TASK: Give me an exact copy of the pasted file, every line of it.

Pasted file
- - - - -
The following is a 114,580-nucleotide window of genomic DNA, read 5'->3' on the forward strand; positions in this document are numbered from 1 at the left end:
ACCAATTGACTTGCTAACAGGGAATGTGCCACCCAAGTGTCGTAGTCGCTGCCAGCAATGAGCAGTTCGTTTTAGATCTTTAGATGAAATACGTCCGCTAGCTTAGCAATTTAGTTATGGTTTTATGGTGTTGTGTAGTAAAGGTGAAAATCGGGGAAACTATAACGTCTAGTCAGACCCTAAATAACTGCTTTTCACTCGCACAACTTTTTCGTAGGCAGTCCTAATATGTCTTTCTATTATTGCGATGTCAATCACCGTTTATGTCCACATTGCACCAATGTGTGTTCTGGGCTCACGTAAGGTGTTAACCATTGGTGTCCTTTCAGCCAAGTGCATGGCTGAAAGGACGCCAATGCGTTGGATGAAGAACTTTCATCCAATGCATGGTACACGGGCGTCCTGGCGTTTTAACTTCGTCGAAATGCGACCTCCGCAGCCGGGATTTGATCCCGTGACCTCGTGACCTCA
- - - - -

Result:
The following is a 114,580-nucleotide window of genomic DNA, read 5'->3' on the forward strand; positions in this document are numbered from 1 at the left end:
ACCAATTGACTTGCTAACAGGGAATGTGCCACCCAAGTGTCGTAGTCGCTGCCAGCAATGAGCAGTTCGTTTTAGATCTTTAGATGAAATACGTCCGCTAGCTTAGCAATTTAGTTATGGTTTTATGGTGTTGTGTAGTAAAGGTGAAAATCGGGGAAACTATAACGTCTAGTCAGACCCTAAATAACTGCTTTTCACTCGCACAACTTTTTCGTAGGCAGTCCTAATATGTCTTTCTATTATTGCGATGTCAATCACCGTTTATGTCCACATTGCACCAATGTGTGTTCTGGGCTCACGTAAGGTGTTAACCATTGGTGTCCTTTCAGCCAAGTGCATGGCTGAAAGGACGCCAATGCGTTGGATGAAGAACTTTCATCCAATGCATGGTACACGGGCGTCCTGGCGTTTTAACTTCGTCGAAATGCGACCTCCGCAGCCGGGATTTGATCCCGTGACCTCGTGACCTCA